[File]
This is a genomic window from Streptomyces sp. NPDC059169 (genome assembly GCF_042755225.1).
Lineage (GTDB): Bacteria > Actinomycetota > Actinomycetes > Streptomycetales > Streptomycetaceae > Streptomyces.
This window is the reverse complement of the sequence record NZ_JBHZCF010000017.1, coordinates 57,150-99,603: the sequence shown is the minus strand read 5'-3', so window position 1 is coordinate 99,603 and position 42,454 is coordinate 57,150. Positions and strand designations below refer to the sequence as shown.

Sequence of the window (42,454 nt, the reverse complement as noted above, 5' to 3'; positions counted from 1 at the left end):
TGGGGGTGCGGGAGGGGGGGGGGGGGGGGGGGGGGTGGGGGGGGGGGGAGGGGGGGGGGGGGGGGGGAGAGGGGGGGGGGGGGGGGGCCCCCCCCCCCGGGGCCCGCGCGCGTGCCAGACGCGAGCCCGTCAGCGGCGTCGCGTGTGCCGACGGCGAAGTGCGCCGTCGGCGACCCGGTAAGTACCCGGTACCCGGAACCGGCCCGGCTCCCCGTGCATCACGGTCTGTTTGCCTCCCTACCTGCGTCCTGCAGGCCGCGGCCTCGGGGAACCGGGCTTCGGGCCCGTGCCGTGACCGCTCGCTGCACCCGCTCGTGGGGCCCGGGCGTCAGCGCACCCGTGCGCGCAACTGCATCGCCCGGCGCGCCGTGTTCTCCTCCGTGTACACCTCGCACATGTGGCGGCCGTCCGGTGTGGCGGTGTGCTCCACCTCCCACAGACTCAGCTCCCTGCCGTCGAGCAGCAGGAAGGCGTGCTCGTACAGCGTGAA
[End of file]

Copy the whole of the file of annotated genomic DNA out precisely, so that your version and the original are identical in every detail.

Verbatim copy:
This is a genomic window from Streptomyces sp. NPDC059169 (genome assembly GCF_042755225.1).
Lineage (GTDB): Bacteria > Actinomycetota > Actinomycetes > Streptomycetales > Streptomycetaceae > Streptomyces.
This window is the reverse complement of the sequence record NZ_JBHZCF010000017.1, coordinates 57,150-99,603: the sequence shown is the minus strand read 5'-3', so window position 1 is coordinate 99,603 and position 42,454 is coordinate 57,150. Positions and strand designations below refer to the sequence as shown.

Sequence of the window (42,454 nt, the reverse complement as noted above, 5' to 3'; positions counted from 1 at the left end):
TGGGGGTGCGGGAGGGGGGGGGGGGGGGGGGGGGGTGGGGGGGGGGGGAGGGGGGGGGGGGGGGGGGAGAGGGGGGGGGGGGGGGGGCCCCCCCCCCCGGGGCCCGCGCGCGTGCCAGACGCGAGCCCGTCAGCGGCGTCGCGTGTGCCGACGGCGAAGTGCGCCGTCGGCGACCCGGTAAGTACCCGGTACCCGGAACCGGCCCGGCTCCCCGTGCATCACGGTCTGTTTGCCTCCCTACCTGCGTCCTGCAGGCCGCGGCCTCGGGGAACCGGGCTTCGGGCCCGTGCCGTGACCGCTCGCTGCACCCGCTCGTGGGGCCCGGGCGTCAGCGCACCCGTGCGCGCAACTGCATCGCCCGGCGCGCCGTGTTCTCCTCCGTGTACACCTCGCACATGTGGCGGCCGTCCGGTGTGGCGGTGTGCTCCACCTCCCACAGACTCAGCTCCCTGCCGTCGAGCAGCAGGAAGGCGTGCTCGTACAGCGTGAA